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Claims innocence in murder

UPDATE: 6:30 p.m.

A prisoner who has proclaimed his innocence in the 1994 murder of his common-law wife in British Columbia should be released on bail while the federal government reviews his case as a potential miscarriage of justice, a defence lawyer says.

Wade Skiffington was convicted of second-degree murder in 2001 and sentenced to life without parole eligibility for 13 years.

Philip Campbell told a B.C. Supreme Court judge Thursday that parole was denied to his client primarily because he refused to take prison programs that could be seen as an admission of guilt.

"For at least the past four years his claim of innocence has cost him dearly," Campbell said, adding his client is not a danger to the public.

"Should this man be held in penitentiary during the review or allowed to live with his family on conditions," said Campbell, who is with the group Innocence Canada, which works to exonerate people believed to have been wrongfully convicted.

He noted Crown counsel Hank Reiner said during submissions earlier Thursday that Skiffington's case is not frivolous.

"Accordingly, if you find these arguments to be non-frivolous, as the law defines that term, I say you should grant bail to Mr. Skiffington," Campbell told Justice Michael Tammen.

The federal justice minister is reviewing the conviction after an appeal by defence lawyers with Innocence Canada, which is also challenging the credibility of the undercover sting, saying police extracted a false confession.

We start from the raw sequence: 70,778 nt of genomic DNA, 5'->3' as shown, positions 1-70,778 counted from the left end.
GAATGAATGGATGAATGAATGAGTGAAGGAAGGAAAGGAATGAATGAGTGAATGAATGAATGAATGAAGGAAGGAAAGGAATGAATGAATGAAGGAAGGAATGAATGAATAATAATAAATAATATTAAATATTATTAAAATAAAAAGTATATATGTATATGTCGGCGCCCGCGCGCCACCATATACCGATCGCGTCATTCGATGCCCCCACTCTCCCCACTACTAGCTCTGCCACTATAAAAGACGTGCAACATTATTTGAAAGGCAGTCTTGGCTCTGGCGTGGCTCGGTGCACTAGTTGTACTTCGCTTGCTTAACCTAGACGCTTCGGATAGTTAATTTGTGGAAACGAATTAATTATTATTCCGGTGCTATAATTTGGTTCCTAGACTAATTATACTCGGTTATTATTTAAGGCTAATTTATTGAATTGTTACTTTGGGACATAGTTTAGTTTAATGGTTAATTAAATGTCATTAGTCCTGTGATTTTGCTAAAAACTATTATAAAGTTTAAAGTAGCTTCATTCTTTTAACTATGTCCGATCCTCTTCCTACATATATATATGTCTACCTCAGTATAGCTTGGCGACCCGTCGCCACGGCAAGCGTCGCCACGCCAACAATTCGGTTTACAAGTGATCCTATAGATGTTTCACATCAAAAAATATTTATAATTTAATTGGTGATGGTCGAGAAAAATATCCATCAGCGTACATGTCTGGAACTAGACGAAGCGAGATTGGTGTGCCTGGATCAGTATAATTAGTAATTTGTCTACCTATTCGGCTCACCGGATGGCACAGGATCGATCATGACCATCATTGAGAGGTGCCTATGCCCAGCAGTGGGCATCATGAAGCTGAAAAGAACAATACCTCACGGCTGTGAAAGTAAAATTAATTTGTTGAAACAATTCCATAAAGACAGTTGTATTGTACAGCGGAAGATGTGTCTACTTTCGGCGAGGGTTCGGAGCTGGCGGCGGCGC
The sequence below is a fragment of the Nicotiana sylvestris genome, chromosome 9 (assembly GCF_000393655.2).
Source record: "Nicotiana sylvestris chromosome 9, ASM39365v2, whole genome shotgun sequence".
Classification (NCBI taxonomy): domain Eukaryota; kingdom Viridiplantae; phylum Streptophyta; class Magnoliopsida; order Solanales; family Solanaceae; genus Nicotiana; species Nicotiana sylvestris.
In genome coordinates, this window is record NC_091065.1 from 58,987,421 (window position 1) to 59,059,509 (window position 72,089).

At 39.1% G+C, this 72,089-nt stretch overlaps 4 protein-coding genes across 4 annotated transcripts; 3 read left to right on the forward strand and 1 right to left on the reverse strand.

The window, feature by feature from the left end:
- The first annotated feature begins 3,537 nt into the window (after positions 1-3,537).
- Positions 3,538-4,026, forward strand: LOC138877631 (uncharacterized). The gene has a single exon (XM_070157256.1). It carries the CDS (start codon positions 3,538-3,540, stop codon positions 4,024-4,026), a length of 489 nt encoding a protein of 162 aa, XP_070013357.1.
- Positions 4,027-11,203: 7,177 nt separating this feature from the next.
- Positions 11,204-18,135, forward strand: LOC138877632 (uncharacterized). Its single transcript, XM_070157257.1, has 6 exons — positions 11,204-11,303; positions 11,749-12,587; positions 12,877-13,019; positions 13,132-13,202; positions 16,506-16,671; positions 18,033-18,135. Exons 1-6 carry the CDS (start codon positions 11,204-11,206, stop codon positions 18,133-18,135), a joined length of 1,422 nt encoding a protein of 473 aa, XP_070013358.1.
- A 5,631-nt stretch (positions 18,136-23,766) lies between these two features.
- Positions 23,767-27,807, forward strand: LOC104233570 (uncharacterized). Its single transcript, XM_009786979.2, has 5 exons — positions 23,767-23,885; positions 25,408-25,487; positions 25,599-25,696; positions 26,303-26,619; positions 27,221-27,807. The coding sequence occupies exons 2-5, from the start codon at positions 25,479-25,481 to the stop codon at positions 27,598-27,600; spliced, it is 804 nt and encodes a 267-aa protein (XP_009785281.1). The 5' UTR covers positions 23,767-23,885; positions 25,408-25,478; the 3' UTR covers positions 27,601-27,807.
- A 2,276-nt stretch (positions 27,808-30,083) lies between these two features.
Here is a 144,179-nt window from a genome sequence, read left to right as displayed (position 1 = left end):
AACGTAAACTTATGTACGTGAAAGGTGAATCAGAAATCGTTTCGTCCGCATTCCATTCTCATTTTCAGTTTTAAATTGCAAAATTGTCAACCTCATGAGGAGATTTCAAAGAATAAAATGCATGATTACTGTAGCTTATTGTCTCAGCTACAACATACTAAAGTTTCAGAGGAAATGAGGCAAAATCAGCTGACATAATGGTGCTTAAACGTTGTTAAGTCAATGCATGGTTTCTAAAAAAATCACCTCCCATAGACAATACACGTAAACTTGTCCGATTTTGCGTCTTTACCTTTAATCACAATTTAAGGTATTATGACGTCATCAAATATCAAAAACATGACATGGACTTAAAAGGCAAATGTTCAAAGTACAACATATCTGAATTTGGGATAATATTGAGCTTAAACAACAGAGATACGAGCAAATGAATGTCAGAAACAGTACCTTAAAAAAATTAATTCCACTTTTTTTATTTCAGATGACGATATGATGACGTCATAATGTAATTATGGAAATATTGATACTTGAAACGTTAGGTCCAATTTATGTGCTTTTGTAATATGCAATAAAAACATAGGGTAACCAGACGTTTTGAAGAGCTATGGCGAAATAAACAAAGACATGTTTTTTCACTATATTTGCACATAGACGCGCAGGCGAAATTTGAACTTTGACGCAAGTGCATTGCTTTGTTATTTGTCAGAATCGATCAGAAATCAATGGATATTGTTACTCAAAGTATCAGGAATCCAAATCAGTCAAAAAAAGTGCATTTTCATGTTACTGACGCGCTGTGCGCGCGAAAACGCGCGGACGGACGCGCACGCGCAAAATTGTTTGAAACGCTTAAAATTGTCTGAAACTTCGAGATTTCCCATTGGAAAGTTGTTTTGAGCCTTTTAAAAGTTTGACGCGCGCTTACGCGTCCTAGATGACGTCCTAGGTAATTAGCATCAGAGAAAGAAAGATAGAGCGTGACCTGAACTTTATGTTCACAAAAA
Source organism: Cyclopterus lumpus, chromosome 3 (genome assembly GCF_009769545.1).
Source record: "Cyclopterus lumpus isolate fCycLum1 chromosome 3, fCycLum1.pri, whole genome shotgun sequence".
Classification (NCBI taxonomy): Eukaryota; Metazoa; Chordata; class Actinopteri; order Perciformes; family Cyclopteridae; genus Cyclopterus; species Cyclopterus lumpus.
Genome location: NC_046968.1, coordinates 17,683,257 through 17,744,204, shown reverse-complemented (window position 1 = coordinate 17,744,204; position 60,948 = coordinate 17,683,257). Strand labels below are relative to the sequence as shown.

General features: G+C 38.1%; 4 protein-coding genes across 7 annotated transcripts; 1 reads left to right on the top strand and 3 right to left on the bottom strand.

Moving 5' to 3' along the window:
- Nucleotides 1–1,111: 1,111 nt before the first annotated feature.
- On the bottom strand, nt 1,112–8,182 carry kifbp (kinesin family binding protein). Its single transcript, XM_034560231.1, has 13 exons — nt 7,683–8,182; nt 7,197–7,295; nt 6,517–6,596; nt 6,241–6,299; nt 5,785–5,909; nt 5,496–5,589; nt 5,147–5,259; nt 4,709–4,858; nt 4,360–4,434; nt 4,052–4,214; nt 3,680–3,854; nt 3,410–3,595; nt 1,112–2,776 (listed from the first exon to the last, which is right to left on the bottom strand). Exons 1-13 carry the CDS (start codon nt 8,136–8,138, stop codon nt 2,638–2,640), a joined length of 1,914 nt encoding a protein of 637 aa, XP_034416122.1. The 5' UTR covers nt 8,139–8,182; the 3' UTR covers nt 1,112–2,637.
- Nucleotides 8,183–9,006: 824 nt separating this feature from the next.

Tamara Duncan, a lawyer with Innocence Canada, said outside the court that Justice Minister Jody Wilson-Raybould has a number of options if she concludes a miscarriage of justice occurred, including ordering a new trial or sending the case to the B.C. Court of Appeal.


ORIGINAL: 2:40 p.m.

A Crown lawyer arguing against the bail release of a man already convicted of killing his common-law wife in British Columbia says Wade Skiffington had a 20-minute window of opportunity to commit the crime.

Hank Reiner told B.C. Supreme Court that Skiffington went to an apartment in Richmond in September 1994, knowing the friend who Wanda Martin was visiting would be out briefly.

Skiffington was found guilty of second-degree murder in 2001 based on a confession he provided to undercover police as part of a so-called Mr. Big operation that began five years after the murder.

The federal justice minister is reviewing the conviction after an appeal by defence lawyers with Innocence Canada, which works to exonerate people believed to have been wrongfully convicted.

Skiffington's lawyers want him to be released on bail while the review is underway, likely for years, and are challenging the credibility of the undercover sting, which they say extracted a false confession.

Court has heard Martin was shot six times and the couple's young son was left with his mother's body.



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